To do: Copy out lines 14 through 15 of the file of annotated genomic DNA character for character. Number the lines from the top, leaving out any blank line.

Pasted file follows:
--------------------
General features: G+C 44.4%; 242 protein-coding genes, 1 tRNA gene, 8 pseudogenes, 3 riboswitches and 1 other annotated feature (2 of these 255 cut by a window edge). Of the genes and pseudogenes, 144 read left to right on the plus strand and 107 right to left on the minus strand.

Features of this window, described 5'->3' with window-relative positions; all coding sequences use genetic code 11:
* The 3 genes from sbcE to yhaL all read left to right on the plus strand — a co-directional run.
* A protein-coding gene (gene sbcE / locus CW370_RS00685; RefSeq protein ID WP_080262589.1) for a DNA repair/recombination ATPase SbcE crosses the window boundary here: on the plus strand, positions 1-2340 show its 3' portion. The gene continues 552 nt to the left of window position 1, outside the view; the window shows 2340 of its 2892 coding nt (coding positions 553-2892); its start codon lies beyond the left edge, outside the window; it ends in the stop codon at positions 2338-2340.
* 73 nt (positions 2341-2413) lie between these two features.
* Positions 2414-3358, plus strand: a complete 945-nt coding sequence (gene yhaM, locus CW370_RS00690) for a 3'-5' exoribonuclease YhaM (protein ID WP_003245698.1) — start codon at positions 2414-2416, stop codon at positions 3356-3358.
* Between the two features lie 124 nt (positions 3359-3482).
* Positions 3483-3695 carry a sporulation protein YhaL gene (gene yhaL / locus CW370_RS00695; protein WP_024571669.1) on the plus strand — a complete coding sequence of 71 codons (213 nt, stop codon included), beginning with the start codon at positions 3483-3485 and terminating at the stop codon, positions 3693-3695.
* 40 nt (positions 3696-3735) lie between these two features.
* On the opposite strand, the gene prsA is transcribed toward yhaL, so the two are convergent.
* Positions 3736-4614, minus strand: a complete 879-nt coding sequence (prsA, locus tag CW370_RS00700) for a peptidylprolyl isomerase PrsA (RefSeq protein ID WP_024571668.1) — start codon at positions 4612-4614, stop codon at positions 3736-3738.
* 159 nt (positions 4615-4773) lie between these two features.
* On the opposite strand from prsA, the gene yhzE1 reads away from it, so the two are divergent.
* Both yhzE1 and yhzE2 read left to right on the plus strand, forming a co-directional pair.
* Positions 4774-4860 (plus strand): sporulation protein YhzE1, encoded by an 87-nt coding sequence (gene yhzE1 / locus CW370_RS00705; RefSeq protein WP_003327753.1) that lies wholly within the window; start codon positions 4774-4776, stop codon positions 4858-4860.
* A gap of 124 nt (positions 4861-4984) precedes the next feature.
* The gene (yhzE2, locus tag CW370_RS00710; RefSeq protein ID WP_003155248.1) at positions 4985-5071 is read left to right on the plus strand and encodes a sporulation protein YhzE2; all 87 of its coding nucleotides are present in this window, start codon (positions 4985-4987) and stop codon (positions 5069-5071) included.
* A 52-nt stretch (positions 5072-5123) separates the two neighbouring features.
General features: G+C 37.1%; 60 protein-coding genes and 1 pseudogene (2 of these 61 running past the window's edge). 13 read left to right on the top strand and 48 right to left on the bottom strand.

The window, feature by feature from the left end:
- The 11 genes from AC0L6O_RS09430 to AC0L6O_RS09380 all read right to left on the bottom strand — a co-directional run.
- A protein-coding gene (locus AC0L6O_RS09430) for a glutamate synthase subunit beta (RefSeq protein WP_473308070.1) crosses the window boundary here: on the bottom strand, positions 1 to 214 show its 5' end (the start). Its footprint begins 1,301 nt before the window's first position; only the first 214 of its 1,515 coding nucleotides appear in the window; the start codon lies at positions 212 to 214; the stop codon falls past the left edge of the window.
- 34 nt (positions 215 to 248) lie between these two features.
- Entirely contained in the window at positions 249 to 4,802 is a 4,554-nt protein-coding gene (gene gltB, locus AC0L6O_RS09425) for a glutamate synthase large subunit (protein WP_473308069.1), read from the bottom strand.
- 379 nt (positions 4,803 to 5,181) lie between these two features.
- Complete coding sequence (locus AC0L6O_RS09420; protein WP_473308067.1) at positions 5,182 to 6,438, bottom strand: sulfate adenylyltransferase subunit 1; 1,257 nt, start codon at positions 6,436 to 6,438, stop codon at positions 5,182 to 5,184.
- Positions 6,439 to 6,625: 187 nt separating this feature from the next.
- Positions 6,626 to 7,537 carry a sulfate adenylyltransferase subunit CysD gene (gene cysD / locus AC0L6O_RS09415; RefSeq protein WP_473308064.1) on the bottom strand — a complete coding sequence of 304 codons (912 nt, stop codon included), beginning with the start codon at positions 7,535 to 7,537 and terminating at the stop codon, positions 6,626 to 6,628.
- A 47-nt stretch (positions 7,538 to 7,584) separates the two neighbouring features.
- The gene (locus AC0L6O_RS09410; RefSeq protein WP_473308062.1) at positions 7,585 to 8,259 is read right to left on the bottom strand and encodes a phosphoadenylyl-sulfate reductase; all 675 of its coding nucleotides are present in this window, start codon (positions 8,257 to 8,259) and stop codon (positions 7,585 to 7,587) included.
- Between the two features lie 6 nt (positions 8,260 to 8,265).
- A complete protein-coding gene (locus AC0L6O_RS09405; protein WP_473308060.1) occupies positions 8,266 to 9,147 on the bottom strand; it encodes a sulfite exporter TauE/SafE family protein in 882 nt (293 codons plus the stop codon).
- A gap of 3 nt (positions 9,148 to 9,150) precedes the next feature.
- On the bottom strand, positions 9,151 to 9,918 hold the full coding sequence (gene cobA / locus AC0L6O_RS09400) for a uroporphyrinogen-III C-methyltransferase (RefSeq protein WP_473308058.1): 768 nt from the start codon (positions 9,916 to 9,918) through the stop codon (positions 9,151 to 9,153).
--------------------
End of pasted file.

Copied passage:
* Both yhzE1 and yhzE2 read left to right on the plus strand, forming a co-directional pair.
* Positions 4774-4860 (plus strand): sporulation protein YhzE1, encoded by an 87-nt coding sequence (gene yhzE1 / locus CW370_RS00705; RefSeq protein WP_003327753.1) that lies wholly within the window; start codon positions 4774-4776, stop codon positions 4858-4860.